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01: Single-File Web Applications

What's the simplest way to get started in Pyramid? A single-file module. No Python packages, no pip install -e ., no other machinery.


Microframeworks were all the rage, until the next shiny thing came along. "Microframework" is a marketing term, not a technical one. They have a low mental overhead: they do so little, the only things you have to worry about are your things.

Pyramid is special because it can act as a single-file module microframework. You can have a single Python file that can be executed directly by Python. But Pyramid also provides facilities to scale to the largest of applications.

Python has a standard called :term:`WSGI` that defines how Python web applications plug into standard servers, getting passed incoming requests, and returning responses. Most modern Python web frameworks obey an "MVC" (model-view-controller) application pattern, where the data in the model has a view that mediates interaction with outside systems.

In this step we'll see a brief glimpse of WSGI servers, WSGI applications, requests, responses, and views.


  • Get a running Pyramid web application, as simply as possible.
  • Use that as a well-understood base for adding each unit of complexity.
  • Initial exposure to WSGI apps, requests, views, and responses.


  1. Make sure you have followed the steps in :doc:`requirements`.

  2. Starting from your workspace directory (~/projects/quick_tutorial), create a directory for this step:

    $ cd ~/projects/quick_tutorial; mkdir hello_world; cd hello_world
  3. Copy the following into hello_world/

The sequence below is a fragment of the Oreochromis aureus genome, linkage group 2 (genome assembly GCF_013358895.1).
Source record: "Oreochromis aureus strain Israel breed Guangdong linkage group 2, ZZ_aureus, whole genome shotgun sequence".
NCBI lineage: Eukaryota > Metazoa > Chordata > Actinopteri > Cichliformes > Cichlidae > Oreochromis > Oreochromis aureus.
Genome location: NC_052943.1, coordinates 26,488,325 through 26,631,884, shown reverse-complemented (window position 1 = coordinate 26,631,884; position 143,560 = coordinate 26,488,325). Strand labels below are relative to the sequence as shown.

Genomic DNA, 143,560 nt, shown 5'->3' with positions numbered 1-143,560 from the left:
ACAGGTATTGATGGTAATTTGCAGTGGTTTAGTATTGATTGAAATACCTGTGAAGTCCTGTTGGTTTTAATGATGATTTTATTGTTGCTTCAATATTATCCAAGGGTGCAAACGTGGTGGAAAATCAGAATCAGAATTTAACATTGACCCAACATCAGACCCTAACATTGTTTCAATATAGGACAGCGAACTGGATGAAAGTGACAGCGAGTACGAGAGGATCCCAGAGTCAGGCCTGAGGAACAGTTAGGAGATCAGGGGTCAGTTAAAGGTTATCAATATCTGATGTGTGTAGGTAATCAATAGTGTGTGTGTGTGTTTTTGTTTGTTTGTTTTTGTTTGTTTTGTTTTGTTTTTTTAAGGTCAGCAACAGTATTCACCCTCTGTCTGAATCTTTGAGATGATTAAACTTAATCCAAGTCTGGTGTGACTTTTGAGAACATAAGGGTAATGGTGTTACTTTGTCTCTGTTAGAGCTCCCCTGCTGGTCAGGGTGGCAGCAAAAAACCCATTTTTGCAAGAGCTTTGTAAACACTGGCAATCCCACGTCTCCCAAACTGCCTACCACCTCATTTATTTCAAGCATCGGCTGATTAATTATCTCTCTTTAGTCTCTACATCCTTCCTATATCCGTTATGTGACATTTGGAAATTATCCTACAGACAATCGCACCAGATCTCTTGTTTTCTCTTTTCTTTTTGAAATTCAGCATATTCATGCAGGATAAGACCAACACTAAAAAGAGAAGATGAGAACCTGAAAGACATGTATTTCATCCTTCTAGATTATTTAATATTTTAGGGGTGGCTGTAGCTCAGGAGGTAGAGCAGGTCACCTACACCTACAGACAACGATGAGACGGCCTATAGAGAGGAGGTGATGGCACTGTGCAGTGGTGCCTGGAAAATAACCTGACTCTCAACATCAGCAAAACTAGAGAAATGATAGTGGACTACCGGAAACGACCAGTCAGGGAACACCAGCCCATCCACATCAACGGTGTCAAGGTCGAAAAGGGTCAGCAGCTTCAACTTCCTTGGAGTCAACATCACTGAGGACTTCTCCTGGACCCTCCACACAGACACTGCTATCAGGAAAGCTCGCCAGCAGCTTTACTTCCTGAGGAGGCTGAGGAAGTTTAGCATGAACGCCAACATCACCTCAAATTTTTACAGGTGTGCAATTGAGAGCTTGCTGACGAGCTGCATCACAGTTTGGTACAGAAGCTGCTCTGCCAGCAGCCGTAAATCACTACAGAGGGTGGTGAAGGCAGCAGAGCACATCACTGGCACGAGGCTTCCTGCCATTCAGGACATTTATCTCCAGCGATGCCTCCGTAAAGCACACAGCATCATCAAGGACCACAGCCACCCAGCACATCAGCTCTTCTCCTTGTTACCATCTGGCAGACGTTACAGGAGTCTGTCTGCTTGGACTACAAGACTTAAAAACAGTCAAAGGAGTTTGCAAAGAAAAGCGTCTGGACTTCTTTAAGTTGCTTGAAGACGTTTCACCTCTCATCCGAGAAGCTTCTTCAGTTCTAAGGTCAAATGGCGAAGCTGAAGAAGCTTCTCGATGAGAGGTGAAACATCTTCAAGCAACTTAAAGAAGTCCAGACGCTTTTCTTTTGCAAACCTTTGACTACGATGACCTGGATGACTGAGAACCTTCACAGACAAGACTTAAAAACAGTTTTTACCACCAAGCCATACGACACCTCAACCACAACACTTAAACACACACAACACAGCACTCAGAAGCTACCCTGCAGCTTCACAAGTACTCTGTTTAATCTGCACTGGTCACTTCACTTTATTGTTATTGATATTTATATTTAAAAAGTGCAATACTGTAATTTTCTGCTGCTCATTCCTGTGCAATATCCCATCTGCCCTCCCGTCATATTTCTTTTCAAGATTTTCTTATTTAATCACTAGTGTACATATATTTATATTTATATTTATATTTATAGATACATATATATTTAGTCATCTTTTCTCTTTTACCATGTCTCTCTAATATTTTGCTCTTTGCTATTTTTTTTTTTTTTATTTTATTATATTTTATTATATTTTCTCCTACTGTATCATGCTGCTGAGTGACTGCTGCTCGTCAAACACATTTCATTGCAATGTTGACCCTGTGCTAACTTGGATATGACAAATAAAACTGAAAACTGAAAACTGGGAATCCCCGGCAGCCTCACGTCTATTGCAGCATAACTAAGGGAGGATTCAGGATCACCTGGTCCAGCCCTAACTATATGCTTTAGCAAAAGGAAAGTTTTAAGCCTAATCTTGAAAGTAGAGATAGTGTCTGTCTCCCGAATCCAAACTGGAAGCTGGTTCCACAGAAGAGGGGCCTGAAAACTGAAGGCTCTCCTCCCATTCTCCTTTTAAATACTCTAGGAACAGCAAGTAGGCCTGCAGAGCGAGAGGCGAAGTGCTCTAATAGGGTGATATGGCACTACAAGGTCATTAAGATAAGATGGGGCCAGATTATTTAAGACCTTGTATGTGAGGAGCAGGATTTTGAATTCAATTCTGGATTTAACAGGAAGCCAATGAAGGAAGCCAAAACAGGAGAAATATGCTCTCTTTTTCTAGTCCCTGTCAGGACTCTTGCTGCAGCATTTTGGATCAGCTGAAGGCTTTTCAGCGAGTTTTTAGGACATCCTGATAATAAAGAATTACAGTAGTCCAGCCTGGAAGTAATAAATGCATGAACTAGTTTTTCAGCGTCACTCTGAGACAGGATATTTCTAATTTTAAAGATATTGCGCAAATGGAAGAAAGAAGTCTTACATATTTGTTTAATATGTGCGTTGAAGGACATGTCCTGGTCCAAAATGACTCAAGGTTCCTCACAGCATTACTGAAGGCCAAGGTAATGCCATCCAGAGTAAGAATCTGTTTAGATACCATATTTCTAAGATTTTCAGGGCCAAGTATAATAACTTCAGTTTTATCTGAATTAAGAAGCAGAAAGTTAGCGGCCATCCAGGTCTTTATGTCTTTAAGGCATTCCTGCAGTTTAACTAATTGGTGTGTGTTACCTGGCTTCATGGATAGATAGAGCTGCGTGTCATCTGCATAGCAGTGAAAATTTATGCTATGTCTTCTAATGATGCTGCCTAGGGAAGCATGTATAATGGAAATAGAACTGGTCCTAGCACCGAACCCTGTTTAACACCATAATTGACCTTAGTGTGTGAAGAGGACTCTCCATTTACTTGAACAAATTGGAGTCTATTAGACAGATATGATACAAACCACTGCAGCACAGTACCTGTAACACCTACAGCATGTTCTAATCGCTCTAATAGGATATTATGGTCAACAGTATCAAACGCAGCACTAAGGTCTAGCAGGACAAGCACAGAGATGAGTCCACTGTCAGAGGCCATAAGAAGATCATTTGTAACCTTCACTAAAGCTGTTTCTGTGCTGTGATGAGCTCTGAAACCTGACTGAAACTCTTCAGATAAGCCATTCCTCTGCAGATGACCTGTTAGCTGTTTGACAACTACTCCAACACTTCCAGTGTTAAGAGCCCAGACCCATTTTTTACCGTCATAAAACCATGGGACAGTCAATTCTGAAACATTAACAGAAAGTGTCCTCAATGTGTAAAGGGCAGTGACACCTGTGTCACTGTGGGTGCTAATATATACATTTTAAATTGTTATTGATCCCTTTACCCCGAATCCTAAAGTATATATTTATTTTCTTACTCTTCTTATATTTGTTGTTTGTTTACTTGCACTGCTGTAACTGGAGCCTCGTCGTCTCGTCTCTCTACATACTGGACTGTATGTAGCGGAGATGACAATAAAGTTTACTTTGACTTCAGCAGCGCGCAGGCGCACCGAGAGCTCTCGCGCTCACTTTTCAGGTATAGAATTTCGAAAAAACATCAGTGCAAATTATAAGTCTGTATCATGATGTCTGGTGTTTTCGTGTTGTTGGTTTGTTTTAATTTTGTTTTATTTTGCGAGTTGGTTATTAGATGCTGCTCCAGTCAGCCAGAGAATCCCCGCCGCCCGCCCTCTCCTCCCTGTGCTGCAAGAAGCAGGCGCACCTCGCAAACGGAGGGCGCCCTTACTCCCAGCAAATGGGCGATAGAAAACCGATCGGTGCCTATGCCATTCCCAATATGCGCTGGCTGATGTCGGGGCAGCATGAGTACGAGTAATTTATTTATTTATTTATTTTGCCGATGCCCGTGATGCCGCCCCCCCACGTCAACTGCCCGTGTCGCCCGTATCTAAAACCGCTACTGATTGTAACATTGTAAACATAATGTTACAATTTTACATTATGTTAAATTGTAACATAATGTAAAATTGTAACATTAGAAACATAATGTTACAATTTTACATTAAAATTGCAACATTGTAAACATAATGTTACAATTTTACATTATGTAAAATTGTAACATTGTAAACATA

.. literalinclude:: hello_world/
  4. Run the application:

    $ $VENV/bin/python
  5. Open http://localhost:6543/ in your browser.


New to Python web programming? If so, some lines in the module merit explanation:

  1. Line 11. The if __name__ == '__main__': is Python's way of saying, "Start here when running from the command line", rather than when this module is imported.
  2. Lines 12-14. Use Pyramid's :term:`configurator` in a :term:`context manager` to connect :term:`view` code to a particular URL :term:`route`.
  3. Lines 6-8. Implement the view code that generates the :term:`response`.
  4. Lines 15-17. Publish a :term:`WSGI` app using an HTTP server.

As shown in this example, the :term:`configurator` plays a central role in Pyramid development. Building an application from loosely-coupled parts via :ref:`configuration_narr` is a central idea in Pyramid, one that we will revisit regularly in this Quick Tutorial.

Extra credit

  1. Why do we do this:

    print('Incoming request')

    ...instead of:

    print 'Incoming request'
  2. What happens if you return a string of HTML? A sequence of integers?

  3. Put something invalid, such as print xyz, in the view function. Kill your python with ctrl-C and restart, then reload your browser. See the exception in the console?

  4. The GI in WSGI stands for "Gateway Interface". What web standard is this modelled after?